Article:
Friday, April 1, 2011

The Ides Of April : "To an Income-tax inspector" -- Oscar Wilde letter, April 1889


 [? April 1889]                 [Woman's World, La Belle Sauvage]


        It was arranged last year that I should send in my income-tax return from Chelsea where I reside, as I am resigning my position here and will not be with Messrs Cassell after August.  I think it would be better to continue that arrangement.  I wish your notices were not so agitating and did not hold out such dreadful threats.  A penalty of fifty pounds sounds like a relic of mediaeval torture,  

Your obedient servant, 


Reader note:  Text from Cassell's Weekly, 2 May, 1923

Oscar Wilde in 1889

This post is dedicated to my wife Caroline, who suggested it.  Happy anniversary, Caroline.


  1. What a great post! Naturally of interest to me. And the interview with Dave, and the videos. Must stop looking at your blog, too distracting.

    Also loved the Herkleitos post below.

  2. Thanks very much. It's really a wonderful letter. Re the Dave interview, I think something's cooking in KinksLand. The Meltdown Festival opportunity seems too alluring. This is our last day in LA. Tomorrow we'll have time for a last good breakfast and a swim. Today we're off to see a couple of interesting museum exhibitions, then drive up Rambla Pacifico, our favortite road and through Bel-Air. My daughter has received a full dose of Lotus Land and is drinking it in very happily. The weather (I don't mean to gloat; I know it's dire in the east) is perfect. Curtis

  3. have been enjoying your posts of late-this one is a winner,Oscar is a classic- Oddly enough,I have an OW quote and my blog today & a mention of your blog. Consider yourself awarded a stylish blogger award-I know this may be a loaded task. Your blog is a delight and very refreshing, Do with this little honor what you will. Gaye-aka little augury-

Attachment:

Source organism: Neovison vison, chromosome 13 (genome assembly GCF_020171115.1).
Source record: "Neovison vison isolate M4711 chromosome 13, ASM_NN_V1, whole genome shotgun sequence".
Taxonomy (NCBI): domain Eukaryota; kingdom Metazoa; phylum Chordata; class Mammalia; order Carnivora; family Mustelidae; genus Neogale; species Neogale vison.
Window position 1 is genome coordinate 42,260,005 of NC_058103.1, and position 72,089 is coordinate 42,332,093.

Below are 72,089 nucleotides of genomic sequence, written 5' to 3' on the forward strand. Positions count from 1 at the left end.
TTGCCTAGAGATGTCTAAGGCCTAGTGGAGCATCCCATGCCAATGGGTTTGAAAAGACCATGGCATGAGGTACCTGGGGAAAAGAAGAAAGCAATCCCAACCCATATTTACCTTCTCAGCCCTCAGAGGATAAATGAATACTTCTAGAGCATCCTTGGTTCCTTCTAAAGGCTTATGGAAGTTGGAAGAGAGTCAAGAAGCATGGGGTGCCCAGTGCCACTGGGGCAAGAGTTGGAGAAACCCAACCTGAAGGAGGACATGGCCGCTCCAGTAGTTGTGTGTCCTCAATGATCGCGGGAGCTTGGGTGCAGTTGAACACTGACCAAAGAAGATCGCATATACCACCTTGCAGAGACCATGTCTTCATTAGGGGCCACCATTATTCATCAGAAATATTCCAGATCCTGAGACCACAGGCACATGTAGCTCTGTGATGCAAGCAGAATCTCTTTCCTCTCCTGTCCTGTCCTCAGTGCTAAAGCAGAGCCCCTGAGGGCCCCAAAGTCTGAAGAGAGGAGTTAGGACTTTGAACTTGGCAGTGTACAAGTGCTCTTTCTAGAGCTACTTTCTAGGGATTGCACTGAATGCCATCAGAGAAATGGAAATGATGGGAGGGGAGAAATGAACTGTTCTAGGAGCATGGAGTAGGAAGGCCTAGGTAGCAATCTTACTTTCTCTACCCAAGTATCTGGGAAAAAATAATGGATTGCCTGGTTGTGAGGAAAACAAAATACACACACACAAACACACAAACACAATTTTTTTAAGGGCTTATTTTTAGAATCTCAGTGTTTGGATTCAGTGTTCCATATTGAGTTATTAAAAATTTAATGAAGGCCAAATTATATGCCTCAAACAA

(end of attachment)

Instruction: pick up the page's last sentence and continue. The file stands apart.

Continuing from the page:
4. I have come as suggested by Gaye aka little augury. Your post will be something I truly look forward to.

    Art by Karena

  5. Gay and Karena: Thanks so much for your kind words, which really made me happy. I'm very glad you like what I've been doing. Preparing material this week, when we've been traveling, has been a little challenging, but it has been very good to get away. Am enjoying Little Augury a lot and look forward to visiting your site also, Karena. Today will be a long travel day back into what I sincerely hope is only a short cold spell following the perfect southern California weather we've enjoyed all week. Curtis

  6. Curtis,

    Congratulations are in order. May you and Caroline enjoy, oh, say, fifty or sixty more...

    (We had our forty-third a week or two back, but the crookeder the numbers get, the more the bones seem to creak, until one almost wishes for mercy... or at least a rebate on the hard numbers).

    As for Oscar's wonderfully crisp billet-doux to the Taxman ("I wish your notices were not so agitating and did not hold out such dreadful threats"), ah, would that it were so easy to shake off the bureaucratic trammels. Medieval torture would be pleasant, in my view, in comparison with one day in "modern society".

    A few weeks ago, as a sort of negative anniversary event, we were notified by our ever helpful insurance company that, oops, all our personal information had been, er, misplaced... well, in fact, stolen.

    Since then it's been weeks of idiotic phone calls to and from from uncomprehending and seemingly retarded phone functionaries employed by a whole raft of credit agencies, with rising levels of agitation at our end, and of yawning inattentive and unapologetic nonchalance at the other end(s), all in the seemingly vain effort to restore and establish an "identity" that was not doing us much good in the first place, but -- we are warned -- can be deployed at will by malign phantom strangers to do us all sorts of harm in that glorious land, the future.